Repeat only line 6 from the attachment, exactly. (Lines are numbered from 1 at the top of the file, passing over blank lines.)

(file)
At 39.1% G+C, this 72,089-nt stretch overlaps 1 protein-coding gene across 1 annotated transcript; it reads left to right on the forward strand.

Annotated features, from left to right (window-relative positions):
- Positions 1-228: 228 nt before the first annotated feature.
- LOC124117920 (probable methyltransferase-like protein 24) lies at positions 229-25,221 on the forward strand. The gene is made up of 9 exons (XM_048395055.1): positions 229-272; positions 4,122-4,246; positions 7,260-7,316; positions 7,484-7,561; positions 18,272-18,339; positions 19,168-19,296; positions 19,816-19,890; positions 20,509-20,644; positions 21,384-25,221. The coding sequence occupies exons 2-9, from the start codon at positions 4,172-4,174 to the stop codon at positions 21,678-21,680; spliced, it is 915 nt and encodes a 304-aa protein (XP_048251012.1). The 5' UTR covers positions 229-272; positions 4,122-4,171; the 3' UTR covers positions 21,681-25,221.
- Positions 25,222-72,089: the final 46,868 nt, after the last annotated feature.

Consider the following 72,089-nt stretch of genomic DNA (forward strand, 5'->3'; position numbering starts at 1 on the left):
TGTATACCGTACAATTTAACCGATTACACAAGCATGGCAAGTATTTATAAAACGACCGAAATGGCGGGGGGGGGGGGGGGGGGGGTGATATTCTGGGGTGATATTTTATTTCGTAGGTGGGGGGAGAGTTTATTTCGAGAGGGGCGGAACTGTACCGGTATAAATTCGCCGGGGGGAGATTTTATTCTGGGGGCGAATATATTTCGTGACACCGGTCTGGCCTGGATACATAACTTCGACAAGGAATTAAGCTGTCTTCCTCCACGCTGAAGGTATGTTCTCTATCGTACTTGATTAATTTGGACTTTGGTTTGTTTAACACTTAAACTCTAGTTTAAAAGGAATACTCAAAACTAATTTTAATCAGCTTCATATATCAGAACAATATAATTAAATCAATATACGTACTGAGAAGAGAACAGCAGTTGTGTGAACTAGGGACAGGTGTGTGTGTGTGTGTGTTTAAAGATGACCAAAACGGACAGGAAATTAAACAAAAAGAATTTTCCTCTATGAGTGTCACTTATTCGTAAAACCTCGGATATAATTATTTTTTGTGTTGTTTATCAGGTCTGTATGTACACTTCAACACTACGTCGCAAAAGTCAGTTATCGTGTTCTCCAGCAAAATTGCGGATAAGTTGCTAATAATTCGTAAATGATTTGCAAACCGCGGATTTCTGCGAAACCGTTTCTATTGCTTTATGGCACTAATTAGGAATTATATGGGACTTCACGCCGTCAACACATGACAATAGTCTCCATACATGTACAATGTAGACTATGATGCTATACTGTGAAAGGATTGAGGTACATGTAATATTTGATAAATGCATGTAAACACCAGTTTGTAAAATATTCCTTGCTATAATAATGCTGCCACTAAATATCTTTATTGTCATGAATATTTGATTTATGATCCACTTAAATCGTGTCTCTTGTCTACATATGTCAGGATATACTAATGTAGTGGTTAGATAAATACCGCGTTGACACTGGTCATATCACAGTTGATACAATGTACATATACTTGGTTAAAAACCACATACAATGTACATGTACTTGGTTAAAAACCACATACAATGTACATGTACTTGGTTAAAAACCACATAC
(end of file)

Consider the following 72,089-nt stretch of genomic DNA (forward strand, 5'->3'; position numbering starts at 1 on the left):